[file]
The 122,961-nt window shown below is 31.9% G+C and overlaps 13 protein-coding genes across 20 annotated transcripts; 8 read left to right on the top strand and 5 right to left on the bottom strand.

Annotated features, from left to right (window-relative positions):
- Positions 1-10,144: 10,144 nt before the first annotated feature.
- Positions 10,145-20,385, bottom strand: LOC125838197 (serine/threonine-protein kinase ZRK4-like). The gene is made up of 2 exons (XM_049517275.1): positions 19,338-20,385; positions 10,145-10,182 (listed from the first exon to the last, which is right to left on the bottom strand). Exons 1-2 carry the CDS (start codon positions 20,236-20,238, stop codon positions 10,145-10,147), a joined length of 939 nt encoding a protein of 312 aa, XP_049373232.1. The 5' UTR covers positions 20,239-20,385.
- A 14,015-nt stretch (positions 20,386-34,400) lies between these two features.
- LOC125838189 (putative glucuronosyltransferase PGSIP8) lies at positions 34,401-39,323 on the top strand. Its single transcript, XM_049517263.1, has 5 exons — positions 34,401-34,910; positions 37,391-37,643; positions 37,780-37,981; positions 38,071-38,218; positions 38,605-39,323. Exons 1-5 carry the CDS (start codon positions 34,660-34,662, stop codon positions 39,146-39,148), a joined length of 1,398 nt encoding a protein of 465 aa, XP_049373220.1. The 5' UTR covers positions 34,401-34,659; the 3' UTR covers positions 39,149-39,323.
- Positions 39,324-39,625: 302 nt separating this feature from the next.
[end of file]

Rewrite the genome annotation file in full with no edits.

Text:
The 122,961-nt window shown below is 31.9% G+C and overlaps 13 protein-coding genes across 20 annotated transcripts; 8 read left to right on the top strand and 5 right to left on the bottom strand.

Annotated features, from left to right (window-relative positions):
- Positions 1-10,144: 10,144 nt before the first annotated feature.
- Positions 10,145-20,385, bottom strand: LOC125838197 (serine/threonine-protein kinase ZRK4-like). The gene is made up of 2 exons (XM_049517275.1): positions 19,338-20,385; positions 10,145-10,182 (listed from the first exon to the last, which is right to left on the bottom strand). Exons 1-2 carry the CDS (start codon positions 20,236-20,238, stop codon positions 10,145-10,147), a joined length of 939 nt encoding a protein of 312 aa, XP_049373232.1. The 5' UTR covers positions 20,239-20,385.
- A 14,015-nt stretch (positions 20,386-34,400) lies between these two features.
- LOC125838189 (putative glucuronosyltransferase PGSIP8) lies at positions 34,401-39,323 on the top strand. Its single transcript, XM_049517263.1, has 5 exons — positions 34,401-34,910; positions 37,391-37,643; positions 37,780-37,981; positions 38,071-38,218; positions 38,605-39,323. Exons 1-5 carry the CDS (start codon positions 34,660-34,662, stop codon positions 39,146-39,148), a joined length of 1,398 nt encoding a protein of 465 aa, XP_049373220.1. The 5' UTR covers positions 34,401-34,659; the 3' UTR covers positions 39,149-39,323.
- Positions 39,324-39,625: 302 nt separating this feature from the next.